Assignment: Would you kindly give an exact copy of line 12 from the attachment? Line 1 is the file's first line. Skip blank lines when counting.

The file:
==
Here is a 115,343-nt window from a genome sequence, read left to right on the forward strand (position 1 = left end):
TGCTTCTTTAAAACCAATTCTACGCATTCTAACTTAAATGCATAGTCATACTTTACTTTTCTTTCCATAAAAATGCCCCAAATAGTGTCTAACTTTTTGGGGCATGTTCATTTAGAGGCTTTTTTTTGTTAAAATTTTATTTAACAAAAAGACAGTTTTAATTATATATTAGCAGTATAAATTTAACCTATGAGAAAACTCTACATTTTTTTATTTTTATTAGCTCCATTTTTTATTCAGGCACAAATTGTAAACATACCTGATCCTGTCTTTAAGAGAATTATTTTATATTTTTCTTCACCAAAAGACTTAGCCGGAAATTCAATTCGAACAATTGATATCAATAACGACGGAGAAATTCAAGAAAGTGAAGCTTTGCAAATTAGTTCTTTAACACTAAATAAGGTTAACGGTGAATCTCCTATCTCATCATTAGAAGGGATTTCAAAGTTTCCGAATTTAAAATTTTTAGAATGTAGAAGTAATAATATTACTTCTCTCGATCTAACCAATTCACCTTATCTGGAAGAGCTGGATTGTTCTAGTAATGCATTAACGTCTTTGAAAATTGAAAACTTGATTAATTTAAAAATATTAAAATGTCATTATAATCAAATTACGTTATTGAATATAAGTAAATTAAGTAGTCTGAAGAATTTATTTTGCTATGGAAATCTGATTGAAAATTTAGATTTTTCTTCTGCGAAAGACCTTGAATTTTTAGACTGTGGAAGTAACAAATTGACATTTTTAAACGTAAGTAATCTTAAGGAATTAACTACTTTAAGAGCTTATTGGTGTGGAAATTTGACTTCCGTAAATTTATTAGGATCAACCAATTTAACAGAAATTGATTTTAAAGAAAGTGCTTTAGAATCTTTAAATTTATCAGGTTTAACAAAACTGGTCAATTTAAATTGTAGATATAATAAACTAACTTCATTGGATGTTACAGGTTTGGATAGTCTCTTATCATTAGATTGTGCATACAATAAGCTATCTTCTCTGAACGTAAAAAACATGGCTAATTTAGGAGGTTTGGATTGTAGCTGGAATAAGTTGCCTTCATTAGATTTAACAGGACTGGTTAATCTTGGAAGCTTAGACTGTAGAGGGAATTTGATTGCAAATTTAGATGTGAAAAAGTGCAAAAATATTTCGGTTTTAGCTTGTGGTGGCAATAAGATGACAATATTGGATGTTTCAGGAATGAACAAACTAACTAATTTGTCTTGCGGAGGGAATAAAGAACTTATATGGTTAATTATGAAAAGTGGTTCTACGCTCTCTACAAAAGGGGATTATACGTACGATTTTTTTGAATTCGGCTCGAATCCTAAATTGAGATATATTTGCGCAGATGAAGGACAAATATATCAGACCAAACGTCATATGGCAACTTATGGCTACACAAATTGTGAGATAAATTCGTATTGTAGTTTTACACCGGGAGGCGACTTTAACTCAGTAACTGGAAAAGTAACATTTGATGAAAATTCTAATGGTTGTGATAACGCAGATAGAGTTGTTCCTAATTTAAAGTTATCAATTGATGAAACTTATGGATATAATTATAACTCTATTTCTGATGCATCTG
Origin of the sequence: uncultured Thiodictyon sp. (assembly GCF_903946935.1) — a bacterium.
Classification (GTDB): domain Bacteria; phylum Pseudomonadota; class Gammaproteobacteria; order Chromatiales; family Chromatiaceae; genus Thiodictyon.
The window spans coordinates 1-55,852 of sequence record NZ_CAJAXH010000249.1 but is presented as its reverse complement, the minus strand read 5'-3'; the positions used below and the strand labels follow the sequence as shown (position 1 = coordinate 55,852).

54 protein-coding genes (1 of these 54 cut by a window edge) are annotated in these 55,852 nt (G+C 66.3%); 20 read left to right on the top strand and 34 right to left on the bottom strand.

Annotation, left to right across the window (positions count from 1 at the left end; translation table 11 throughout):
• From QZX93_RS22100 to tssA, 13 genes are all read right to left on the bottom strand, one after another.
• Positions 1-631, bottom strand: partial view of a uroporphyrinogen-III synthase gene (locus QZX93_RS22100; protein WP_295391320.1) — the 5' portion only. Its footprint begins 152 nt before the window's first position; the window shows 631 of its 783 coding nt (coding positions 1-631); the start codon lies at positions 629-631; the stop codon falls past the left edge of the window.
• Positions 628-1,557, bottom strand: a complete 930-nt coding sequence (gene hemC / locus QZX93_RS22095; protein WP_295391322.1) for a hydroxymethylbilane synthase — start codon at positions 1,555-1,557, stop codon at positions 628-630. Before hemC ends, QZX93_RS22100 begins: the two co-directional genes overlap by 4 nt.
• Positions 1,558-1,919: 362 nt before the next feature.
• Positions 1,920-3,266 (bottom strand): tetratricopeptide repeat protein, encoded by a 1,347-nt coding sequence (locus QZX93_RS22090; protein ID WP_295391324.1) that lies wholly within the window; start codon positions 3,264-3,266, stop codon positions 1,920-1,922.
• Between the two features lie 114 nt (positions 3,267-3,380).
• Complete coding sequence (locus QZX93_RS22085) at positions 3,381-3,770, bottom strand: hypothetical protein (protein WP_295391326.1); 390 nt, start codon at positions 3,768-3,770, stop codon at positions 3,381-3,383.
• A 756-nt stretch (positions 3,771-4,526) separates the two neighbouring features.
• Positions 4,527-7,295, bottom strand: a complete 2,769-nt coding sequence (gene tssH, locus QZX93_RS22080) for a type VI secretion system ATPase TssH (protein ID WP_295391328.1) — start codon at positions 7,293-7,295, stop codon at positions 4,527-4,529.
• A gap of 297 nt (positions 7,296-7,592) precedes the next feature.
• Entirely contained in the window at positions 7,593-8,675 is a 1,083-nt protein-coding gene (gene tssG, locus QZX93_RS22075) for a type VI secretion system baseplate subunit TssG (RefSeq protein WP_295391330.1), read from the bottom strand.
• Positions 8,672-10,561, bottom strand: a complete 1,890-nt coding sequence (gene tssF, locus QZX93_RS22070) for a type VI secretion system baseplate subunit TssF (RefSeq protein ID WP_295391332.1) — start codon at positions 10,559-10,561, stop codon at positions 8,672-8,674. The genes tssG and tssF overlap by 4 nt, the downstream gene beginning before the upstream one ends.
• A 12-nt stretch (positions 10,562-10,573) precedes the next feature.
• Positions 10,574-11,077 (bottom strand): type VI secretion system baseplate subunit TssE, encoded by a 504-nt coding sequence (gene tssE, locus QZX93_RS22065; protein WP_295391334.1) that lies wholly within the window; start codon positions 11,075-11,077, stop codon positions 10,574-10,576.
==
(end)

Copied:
• Positions 1,920-3,266 (bottom strand): tetratricopeptide repeat protein, encoded by a 1,347-nt coding sequence (locus QZX93_RS22090; protein ID WP_295391324.1) that lies wholly within the window; start codon positions 3,264-3,266, stop codon positions 1,920-1,922.